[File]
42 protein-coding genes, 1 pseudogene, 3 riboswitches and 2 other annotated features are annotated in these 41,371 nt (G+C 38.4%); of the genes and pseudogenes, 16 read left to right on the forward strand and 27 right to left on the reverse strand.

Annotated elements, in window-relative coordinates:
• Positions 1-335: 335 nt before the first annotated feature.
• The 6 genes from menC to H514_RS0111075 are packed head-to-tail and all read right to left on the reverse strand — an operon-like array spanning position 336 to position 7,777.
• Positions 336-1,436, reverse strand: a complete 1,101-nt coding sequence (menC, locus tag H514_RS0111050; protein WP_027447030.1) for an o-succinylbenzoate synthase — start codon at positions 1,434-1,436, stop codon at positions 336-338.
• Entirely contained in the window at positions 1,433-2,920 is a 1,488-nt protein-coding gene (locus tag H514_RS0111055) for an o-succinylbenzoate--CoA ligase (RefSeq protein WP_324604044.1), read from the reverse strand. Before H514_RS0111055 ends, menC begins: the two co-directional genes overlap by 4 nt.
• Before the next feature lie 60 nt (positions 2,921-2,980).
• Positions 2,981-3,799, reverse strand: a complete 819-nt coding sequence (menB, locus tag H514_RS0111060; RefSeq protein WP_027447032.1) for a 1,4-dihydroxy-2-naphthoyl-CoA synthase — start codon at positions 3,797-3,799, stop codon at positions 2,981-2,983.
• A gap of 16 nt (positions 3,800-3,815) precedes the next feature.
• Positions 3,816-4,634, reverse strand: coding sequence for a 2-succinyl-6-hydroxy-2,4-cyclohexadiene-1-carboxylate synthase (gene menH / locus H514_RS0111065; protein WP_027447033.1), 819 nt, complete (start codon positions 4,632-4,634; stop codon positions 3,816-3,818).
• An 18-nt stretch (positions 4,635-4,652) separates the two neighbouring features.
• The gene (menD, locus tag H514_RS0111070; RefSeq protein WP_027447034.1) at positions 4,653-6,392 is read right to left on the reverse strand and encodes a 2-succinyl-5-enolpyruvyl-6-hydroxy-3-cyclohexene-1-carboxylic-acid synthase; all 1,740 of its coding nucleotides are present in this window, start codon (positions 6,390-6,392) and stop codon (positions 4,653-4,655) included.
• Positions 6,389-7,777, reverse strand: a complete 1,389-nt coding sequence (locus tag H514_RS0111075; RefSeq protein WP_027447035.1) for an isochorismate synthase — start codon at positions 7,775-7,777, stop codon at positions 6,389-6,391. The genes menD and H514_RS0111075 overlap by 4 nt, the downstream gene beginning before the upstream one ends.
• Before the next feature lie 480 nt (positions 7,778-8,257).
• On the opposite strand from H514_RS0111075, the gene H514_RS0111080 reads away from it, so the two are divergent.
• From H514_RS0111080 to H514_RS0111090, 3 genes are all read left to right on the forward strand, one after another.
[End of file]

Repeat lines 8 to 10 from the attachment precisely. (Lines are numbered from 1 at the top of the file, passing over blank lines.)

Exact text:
• Positions 2,981-3,799, reverse strand: a complete 819-nt coding sequence (menB, locus tag H514_RS0111060; RefSeq protein WP_027447032.1) for a 1,4-dihydroxy-2-naphthoyl-CoA synthase — start codon at positions 3,797-3,799, stop codon at positions 2,981-2,983.
• A gap of 16 nt (positions 3,800-3,815) precedes the next feature.
• Positions 3,816-4,634, reverse strand: coding sequence for a 2-succinyl-6-hydroxy-2,4-cyclohexadiene-1-carboxylate synthase (gene menH / locus H514_RS0111065; protein WP_027447033.1), 819 nt, complete (start codon positions 4,632-4,634; stop codon positions 3,816-3,818).